Princeton is situated 210 ft. above sea-level, and the county to the east, north and west is rocky and hilly. The borough is the seat of Princeton University (q.'v.), and of “The Theological Seminary of the Presbyterian Church in the United States of America, ” commonly known as Princeton Theological Seminary, which was opened in 1812, and was chartered in 1824. The seminary was for one year under the sole care of Archibald Alexander (q.'v.), and among its teachers and representative theologians have been Samuel Miller (1769-1850), who was professor of ecclesiastical history and church government here (1813-1849), Charles Hodge, Joseph Addison Alexander and James Waddel Alexander, William Henry Green, Archibald Alexander Hodge, Francis L. Patton, who became president in 1902 and Benjamin -B. Warfield (b. 1851), professor of didactic and polemic theology from 1887. Under such leaders Princeton theology has been distinctly conservative, supporting the old standards of the Westminster Confession and Catechisms. The seminary is well endowed, so that there is no charge for tuition or room rent; among its principal benefactors were James Lenox (1800-1880), Robert Leighton Stuart (1806-1882), his widow and his brother Alexander (1810-1879), John Cleve Green, mentioned above, and Mrs Mary J. Winthrop (d. 1902). It has a fine campus south-west of the business centre of the borough; in the Lenox Library and the Lenox Reference Library, built in 1843 and 1879 respectively, and gifts of James Lenox, there were 82,200 bound volumes and 31,500 pamphlets in 1909; Stuart Hall (1876) contains lecture-rooms; Miller Chapel is the place of worship; and the three dormitories are Alexander Hall (the “ Old Seminary ”), first used for this purpose in 1817, Brown Hall, built in 1864-1865, and Hodge Hall (1893). In 1908-1909 the faculty numbered 16 and the students 153, of whom 8 were fellows and 17 graduate students.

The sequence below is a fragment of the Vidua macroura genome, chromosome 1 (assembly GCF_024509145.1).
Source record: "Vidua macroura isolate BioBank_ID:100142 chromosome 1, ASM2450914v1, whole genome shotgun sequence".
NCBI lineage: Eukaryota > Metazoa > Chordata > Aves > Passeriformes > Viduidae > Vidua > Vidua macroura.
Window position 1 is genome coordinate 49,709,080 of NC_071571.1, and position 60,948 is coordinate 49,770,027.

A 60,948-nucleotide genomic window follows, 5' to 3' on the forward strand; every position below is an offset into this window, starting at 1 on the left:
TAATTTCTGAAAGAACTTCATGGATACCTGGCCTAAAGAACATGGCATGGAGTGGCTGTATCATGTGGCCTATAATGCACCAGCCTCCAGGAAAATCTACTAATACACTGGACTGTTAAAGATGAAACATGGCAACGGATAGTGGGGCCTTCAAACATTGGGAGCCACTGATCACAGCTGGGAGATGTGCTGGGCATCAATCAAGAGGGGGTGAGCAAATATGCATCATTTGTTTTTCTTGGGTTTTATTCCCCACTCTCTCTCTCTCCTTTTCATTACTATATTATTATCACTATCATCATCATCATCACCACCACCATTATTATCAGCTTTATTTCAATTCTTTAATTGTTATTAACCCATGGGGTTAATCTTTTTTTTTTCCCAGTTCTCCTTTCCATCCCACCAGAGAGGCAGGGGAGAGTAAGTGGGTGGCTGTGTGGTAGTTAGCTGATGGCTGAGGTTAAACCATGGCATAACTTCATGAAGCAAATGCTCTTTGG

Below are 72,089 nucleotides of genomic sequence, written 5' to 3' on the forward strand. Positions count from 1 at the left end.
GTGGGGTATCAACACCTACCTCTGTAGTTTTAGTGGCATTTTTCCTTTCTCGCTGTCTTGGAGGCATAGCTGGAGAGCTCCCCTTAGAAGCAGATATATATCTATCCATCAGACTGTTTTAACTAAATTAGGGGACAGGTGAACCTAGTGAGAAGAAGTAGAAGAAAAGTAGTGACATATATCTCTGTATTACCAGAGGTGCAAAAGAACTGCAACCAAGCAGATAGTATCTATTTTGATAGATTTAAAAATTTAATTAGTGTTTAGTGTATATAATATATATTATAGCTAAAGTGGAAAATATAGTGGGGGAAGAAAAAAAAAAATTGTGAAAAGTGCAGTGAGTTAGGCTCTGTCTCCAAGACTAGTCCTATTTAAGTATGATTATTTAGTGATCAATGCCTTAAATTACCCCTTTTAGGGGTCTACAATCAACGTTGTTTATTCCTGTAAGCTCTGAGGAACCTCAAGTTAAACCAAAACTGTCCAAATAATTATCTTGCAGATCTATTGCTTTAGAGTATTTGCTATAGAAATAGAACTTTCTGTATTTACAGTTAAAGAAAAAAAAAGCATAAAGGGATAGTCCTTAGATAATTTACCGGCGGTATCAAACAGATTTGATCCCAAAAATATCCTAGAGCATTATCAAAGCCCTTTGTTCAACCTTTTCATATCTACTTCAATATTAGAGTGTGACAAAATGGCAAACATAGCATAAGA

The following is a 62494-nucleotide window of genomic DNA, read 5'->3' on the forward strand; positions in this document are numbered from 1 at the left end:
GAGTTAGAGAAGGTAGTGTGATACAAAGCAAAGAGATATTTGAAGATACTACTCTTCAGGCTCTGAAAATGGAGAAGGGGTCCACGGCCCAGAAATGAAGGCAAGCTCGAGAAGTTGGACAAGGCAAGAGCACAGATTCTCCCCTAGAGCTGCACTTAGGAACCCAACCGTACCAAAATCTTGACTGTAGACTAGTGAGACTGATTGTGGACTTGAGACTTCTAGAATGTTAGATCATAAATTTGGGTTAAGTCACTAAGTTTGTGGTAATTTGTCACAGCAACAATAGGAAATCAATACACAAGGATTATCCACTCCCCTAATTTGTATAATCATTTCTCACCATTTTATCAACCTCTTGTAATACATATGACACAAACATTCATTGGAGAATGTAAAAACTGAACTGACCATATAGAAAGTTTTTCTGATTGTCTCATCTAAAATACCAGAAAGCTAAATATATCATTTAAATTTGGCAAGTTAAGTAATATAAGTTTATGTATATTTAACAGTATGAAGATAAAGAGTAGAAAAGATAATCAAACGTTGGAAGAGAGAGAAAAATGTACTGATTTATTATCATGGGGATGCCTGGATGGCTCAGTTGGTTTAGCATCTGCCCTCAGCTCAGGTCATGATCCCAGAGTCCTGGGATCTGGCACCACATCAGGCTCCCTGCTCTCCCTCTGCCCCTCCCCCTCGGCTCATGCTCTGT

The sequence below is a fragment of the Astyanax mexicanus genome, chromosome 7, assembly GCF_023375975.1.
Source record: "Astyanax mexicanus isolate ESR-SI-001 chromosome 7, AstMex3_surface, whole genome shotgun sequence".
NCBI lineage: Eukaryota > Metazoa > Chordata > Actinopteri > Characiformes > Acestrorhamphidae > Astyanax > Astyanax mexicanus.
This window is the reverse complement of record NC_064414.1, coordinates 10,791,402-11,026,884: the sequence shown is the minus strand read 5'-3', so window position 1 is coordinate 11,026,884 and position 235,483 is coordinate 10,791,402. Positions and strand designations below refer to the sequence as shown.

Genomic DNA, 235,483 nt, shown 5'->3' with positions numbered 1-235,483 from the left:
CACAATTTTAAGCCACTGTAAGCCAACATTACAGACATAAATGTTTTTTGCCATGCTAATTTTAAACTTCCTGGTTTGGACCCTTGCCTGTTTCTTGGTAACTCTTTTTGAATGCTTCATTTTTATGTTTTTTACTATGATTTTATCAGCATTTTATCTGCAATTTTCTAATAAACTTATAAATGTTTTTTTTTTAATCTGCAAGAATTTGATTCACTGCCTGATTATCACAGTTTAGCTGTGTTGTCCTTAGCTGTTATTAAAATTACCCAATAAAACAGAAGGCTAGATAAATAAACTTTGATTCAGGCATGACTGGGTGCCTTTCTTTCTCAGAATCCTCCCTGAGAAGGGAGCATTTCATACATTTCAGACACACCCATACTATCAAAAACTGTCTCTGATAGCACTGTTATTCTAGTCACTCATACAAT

Princeton became in 1897 the home of Grover Cleveland, who died there; and from 1898 until his death it was the residence of Laurence Hutton (1843-1904), a well-known writer on the history of the stage. Besides its fine residences and buildings of the seminary and of the university, the only notable buildings are the handsome Princeton Inn, about midway between the campus of the university and that of the seminary, and “ Morven, ” the homestead of the Stocktons, built in the first decade of the 18th century. In the' Princeton Cemetery are buried presidents and professors of the university.
The first settlers were the companions of Richard Stockton, the grandfather of Richard Stockton, signer of the Declaration of Independence. The removal hither in 1756 from Newark of the College of New Jersey, later Princeton University, gave the place its first educational prominence. At the time of the War of Independence town and gown were both strongly patriotic. The first state legislature of New Jersey met here on the 27th of August 1776; and in Nassau Hall, the first of the college buildings, erected in 1 7 54-17 56, which was then the largest edifice in the colonies, the Continental Congress sat from the 30th of June to the 4th of November 1783, and on the 31st of October Congress received the news of the signature of the definitive treaty of peace with Great Britain. After the battle of Trenton Cornwallis's troops were hurried to that place, three regiments and three companies of light-horse being left at Princeton when the main body, on the 2nd of January 1777, passed through. Washington, unable to retreat or to meet the British attack, turned Cornwallis's left flank and advanced on the weak garrison at Princeton. On the 3rd a force under Gen. Hugh Mercer (c. 1720-1777), ordered to destroy the Stony Brook bridge, and so cut off escape to Trenton, met two of the three regiments, led by Lieut.-Colonel Charles Mawhood, near the bridge, and, though doing great execution with its rifles at a distance, was unable, being unequipped with bayonets, to hold its ground